Indeed, Martin, citing Delaware law, held that a minority stockholder is considered a controlling stockholder only if it exercises domination through actual control of corporate conduct. Actual control exists only when the stockholder exercises such formidable voting and managerial power that, as a practical matter, it is no differently situated than if it had majority voting control. That power, Martin said, must be so potent that independent directors cannot freely exercise their judgment without fearing retribution.

“That the actual control standard emphasizes the exercise of actual control over the board—an affirmative act by the minority stockholder—and not just the mere possession of power means that an allegation that a minority stockholder has some leverage over the board of directors is not enough.” Martin said.

Martin said that while the other shareholders had alleged that a governance agreement between BAT and Reynolds gave BAT the ability to control the latter’s board, “in fact the exact opposite is true” because the agreement placed several handcuffs on BAT precisely to prevent that. Although BAT had the ability to veto the proposed Lorillard purchase, it did not have the power to make such a purchase happen, and so it was not in the same position it would be in if it owed a majority of the shares.

Not dead, just resting

Justice Robin Hudson authored a lengthy dissent. The three dissenting justices explicitly endorsed the Delaware approach and argued that the shareholders had sufficiently alleged that BAT had such coercive power over the Reynolds board in the Lorillard acquisition that BAT had exercised actual control. Hudson said the shareholders should have been allowed to move forward with their suit.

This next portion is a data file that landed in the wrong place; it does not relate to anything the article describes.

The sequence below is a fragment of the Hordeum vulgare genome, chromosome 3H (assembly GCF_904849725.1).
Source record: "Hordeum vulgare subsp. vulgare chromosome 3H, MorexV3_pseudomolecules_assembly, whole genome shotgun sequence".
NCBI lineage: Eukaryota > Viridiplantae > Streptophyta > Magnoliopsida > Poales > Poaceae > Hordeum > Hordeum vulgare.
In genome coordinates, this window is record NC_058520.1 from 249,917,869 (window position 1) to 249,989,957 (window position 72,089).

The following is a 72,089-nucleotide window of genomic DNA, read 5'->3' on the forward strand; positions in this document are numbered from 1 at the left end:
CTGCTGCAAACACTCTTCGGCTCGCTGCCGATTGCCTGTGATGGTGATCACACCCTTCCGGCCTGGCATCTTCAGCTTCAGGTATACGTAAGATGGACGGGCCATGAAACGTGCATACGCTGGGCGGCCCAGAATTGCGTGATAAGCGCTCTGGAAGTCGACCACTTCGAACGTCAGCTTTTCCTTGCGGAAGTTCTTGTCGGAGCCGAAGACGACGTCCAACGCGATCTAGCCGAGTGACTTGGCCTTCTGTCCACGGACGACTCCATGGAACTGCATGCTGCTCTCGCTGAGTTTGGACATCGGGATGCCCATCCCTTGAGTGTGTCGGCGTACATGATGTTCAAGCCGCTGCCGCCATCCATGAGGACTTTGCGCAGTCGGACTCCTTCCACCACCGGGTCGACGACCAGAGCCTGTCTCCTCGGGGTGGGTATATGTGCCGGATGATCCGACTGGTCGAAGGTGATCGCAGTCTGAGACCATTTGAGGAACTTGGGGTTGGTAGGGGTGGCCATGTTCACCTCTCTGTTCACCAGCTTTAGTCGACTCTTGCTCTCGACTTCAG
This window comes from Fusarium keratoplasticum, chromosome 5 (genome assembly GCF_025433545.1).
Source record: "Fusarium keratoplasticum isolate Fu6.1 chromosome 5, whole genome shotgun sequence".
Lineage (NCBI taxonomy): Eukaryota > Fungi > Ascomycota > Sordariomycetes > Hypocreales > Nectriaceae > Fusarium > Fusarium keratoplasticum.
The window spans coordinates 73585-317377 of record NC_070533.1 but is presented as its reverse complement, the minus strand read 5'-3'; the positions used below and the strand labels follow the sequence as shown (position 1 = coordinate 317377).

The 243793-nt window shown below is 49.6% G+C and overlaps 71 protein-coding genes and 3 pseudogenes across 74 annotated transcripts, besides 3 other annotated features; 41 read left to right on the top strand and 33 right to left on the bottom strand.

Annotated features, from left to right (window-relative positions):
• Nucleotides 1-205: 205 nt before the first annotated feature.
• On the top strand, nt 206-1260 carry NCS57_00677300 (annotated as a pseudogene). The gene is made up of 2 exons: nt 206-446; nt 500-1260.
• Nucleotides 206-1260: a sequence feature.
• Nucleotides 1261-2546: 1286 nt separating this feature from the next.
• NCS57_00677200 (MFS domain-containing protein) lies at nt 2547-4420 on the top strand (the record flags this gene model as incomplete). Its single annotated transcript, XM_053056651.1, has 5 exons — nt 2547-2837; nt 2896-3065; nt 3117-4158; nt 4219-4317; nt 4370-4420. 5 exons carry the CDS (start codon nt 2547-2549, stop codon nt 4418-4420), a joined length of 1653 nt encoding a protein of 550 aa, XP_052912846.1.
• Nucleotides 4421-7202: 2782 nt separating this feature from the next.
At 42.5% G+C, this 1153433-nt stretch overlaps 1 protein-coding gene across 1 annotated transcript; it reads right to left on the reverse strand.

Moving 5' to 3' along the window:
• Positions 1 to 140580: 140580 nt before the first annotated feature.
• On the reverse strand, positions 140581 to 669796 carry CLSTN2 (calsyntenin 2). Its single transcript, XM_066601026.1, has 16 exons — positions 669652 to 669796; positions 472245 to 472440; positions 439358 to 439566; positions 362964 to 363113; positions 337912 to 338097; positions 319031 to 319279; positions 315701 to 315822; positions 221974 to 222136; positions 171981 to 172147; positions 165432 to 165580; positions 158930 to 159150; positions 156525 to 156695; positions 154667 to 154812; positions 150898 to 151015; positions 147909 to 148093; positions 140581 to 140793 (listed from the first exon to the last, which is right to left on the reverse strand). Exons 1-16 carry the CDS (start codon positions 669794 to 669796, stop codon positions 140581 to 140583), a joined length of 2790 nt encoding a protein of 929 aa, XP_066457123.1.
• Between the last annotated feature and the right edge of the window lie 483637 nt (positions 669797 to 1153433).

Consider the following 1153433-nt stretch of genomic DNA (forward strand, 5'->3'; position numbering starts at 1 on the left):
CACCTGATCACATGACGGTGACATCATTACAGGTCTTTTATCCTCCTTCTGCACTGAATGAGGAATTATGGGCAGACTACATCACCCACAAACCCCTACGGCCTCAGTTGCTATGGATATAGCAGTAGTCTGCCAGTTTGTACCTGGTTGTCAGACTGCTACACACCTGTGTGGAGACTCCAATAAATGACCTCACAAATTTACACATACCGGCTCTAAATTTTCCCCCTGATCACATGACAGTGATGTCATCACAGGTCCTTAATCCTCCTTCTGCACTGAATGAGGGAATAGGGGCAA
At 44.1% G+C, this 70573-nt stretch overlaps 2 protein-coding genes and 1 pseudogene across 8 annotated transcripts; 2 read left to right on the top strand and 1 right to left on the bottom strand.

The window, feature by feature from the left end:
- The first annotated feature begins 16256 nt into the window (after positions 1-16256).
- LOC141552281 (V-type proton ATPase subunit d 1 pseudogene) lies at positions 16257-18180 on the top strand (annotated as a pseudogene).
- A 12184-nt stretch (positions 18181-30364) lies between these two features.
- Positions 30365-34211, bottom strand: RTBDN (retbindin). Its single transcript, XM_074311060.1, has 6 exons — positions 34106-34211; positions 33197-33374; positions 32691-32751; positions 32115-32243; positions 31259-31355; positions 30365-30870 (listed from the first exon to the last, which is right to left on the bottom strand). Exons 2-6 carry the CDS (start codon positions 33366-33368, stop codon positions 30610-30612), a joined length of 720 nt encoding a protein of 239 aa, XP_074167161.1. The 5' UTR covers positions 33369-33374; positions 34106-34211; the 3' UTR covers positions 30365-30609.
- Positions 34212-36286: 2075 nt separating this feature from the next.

Wester said that it’s quite rare for such shareholder disputes to make it all the way to the Supreme Court, much less for the justices to provide such painstakingly detailed legal analysis for attorneys to chew on.

“I think that the scholarship that both opinions provide will be instructive for cases to come as well as for corporate counsel evaluating governance agreements they either have in place in their companies, or they are preparing. I think it holds that kind of significance,” Wester said.

The court may get a chance to revisit the issue sooner rather than later. Earlier this year the Business Court allowed a breach of fiduciary duty claim against a minority shareholder to move forward based on the Court of Appeals’ now-reversed ruling.

In another part of the ruling, the justices ruled for the first time that a stockholder can bring a direct claim for voting power dilution in North Carolina. Again drawing on Delaware law, the court ruled that the plaintiffs had standing to bring their suit directly against BAT rather than having to file a derivative claim.

Brent Helms of Robinson & Lawing in Winston-Salem and Gary Bornstein of Cravath, Swaine & Moore in New York represented British American. Helms declined to comment on the ruling.

Alan Duncan and Steve Russell of Mullins Duncan Harrell & Russell in Greensboro and Jason Leviton of Block & Leviton in Boston represented Corwin. Duncan also declined to comment on the ruling.

The 62-page decision is Corwin v. British American Tobacco PLC (Lawyers Weekly No. 010-093-18). The full text of the opinion is available online at nclawyersweekly.com.

Follow David Donovan on Twitter @NCLWDonovan